UPDATE 9/10/13 @ 9:45 p.m.
WASHINGTON (AP) -- President Barack Obama has ordered the U.S. military to maintain its current posture to keep the pressure on Syrian President Bashar Assad's regime should diplomacy fail.
In his televised address Tuesday night, the president outlined his plans to respond to the use of chemical weapons in a Damascus suburb last month that the U.S. says killed more than 1,400 people.
Obama says he's working closely with world leaders.
He says he's continuing discussions with Russian President Vladimir Putin, while dispatching Secretary of State John Kerry to meet with his Russian counterpart on Thursday.
Obama also says he's speaking with leaders of France and Britain and will work with Russia and China to put forward a resolution at the United Nations Security Council requiring Assad to give up his chemical weapons.
The draft follows through on Obama's decision, announced Saturday, to seek congressional approval for a strike against Syrian President Bashar Assad's regime.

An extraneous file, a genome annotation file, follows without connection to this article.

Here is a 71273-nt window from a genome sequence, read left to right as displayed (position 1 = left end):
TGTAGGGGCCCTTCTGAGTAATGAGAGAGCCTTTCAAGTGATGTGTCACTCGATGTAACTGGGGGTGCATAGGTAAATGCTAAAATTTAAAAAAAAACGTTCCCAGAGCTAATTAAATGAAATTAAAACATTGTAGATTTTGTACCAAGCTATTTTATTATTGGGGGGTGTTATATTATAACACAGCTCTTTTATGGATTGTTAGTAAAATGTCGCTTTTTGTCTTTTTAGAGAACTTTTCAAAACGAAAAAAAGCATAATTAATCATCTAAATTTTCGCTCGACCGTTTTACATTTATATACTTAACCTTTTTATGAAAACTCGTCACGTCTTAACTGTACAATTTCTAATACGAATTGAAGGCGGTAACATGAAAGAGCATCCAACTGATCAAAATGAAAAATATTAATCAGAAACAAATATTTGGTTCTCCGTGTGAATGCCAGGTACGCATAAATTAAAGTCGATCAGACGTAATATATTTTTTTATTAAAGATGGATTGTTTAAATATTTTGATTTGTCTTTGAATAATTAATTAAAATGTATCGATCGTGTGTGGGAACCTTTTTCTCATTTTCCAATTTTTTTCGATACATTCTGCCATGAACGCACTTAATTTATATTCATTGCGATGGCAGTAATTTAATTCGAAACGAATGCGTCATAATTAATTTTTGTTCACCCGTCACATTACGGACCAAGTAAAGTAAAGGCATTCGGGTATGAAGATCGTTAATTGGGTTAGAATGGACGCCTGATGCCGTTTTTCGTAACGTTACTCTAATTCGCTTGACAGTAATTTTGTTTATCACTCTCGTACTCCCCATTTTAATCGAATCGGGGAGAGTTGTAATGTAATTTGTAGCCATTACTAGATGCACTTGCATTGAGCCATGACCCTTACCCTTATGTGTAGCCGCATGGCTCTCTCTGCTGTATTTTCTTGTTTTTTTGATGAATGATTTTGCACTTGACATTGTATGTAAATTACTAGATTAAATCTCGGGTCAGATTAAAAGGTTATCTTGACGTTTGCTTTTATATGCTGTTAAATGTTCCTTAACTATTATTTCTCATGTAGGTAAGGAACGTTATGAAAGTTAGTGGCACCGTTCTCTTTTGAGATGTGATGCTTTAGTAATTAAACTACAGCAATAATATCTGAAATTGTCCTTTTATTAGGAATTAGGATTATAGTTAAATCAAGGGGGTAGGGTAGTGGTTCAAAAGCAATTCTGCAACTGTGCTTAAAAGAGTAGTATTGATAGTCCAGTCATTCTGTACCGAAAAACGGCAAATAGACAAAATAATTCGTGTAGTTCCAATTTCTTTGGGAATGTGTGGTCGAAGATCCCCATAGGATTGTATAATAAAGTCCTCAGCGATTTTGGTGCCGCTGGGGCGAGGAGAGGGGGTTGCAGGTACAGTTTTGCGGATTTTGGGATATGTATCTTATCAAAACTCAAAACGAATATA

The resolution lays out the administration's claim that the regime killed more than 1,000 last week in a chemical weapons attack.
It says the objective of a U.S. military response would be to "deter, disrupt, prevent and degrade" the regime's ability to use chemical weapons going forward.
The resolution authorizes Obama to use the military as he determines "necessary and appropriate" to serve that goal.
The draft doesn't lay out a timeline for action. But it does say only a political settlement can resolve the Syrian crisis.
Senate Majority Leader Harry Reid says public hearings before the Foreign Relations Committee and classified and unclassified briefings for senators are being scheduled for next week.
Both the Senate and the House plan a vote on the matter no later than the week of Sept. 9.